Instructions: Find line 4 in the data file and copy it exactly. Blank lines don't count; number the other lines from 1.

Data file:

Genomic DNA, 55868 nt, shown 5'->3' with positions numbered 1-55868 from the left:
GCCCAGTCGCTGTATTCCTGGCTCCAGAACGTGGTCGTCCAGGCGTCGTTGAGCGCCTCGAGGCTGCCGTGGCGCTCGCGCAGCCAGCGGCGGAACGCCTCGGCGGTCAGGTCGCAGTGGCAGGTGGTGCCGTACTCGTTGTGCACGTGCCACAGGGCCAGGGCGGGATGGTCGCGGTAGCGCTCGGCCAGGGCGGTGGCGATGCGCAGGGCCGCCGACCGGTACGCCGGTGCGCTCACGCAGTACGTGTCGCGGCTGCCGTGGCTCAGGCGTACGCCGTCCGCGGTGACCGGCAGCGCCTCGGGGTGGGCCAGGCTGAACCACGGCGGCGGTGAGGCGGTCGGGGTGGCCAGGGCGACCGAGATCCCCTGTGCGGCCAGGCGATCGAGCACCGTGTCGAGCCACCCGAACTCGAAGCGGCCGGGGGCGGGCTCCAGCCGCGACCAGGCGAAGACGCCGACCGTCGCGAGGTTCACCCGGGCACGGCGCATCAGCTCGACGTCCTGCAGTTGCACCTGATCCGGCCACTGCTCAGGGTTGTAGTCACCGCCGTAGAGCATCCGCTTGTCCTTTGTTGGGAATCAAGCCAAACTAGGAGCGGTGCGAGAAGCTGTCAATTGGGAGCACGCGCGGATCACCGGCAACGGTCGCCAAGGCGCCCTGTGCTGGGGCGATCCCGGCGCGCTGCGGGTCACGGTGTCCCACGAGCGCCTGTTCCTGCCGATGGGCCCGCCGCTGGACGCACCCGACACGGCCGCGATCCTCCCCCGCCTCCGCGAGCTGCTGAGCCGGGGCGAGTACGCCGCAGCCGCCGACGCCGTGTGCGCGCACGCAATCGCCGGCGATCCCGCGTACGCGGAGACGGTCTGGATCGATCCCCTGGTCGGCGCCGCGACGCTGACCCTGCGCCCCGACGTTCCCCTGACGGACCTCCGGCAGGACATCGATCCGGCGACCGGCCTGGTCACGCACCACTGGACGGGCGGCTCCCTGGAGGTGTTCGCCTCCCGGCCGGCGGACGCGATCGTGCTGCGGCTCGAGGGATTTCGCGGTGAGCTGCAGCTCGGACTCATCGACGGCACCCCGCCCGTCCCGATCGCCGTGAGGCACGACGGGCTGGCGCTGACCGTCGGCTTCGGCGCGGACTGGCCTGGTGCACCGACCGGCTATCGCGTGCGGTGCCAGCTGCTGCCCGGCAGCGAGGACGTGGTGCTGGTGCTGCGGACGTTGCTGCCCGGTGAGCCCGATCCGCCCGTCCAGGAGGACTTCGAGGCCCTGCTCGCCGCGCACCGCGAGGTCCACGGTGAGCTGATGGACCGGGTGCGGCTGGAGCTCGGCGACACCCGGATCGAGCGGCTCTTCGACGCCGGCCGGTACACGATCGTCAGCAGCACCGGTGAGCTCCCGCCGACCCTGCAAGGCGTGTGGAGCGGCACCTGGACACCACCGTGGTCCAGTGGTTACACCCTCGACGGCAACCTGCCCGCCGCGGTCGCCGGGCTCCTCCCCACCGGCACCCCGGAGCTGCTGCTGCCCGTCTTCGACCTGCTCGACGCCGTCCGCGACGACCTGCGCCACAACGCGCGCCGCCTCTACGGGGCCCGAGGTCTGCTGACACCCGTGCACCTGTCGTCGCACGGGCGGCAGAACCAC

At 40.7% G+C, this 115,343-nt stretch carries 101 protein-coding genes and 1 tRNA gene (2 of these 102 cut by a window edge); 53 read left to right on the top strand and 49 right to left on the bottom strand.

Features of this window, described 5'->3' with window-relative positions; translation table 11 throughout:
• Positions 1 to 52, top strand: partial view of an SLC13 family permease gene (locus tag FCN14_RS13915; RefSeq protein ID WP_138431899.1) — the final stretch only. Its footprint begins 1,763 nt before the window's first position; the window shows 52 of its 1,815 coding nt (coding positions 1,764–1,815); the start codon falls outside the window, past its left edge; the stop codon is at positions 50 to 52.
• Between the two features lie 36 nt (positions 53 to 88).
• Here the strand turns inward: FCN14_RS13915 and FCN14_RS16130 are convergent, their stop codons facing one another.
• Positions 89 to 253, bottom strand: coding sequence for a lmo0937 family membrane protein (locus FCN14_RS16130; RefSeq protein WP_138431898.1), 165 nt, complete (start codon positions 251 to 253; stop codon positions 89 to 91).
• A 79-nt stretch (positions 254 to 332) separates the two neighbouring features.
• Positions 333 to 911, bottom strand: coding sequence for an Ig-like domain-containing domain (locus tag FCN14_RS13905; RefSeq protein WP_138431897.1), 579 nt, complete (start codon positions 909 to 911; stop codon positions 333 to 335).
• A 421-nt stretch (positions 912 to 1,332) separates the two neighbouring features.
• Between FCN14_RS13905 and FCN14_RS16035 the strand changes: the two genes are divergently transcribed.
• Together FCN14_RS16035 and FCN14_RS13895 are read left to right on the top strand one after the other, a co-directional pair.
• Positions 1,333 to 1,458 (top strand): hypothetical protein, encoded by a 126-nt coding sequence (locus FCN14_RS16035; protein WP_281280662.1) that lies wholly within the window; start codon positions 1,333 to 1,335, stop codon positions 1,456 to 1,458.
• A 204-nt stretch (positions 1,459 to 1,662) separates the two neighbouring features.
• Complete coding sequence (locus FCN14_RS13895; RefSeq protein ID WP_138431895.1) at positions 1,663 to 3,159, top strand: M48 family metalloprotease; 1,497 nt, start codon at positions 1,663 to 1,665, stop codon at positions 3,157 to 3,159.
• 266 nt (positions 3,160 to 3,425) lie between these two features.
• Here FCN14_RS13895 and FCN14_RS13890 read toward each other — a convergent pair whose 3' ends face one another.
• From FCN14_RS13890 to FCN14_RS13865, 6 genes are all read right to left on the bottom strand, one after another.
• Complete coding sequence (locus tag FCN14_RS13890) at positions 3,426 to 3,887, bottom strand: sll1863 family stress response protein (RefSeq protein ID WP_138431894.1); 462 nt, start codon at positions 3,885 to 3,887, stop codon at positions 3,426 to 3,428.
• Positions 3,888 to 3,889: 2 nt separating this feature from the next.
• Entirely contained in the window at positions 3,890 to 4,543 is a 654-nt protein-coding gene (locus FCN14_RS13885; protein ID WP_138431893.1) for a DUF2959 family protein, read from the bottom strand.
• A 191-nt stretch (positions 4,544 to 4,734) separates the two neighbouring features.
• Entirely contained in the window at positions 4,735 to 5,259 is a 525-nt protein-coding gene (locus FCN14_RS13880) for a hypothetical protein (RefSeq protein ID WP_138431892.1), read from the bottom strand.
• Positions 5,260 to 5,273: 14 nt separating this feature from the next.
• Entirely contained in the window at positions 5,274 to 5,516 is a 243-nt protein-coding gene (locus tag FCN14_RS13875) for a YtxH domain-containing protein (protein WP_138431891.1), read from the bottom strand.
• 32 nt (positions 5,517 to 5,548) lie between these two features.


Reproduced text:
Features of this window, described 5'->3' with window-relative positions; translation table 11 throughout: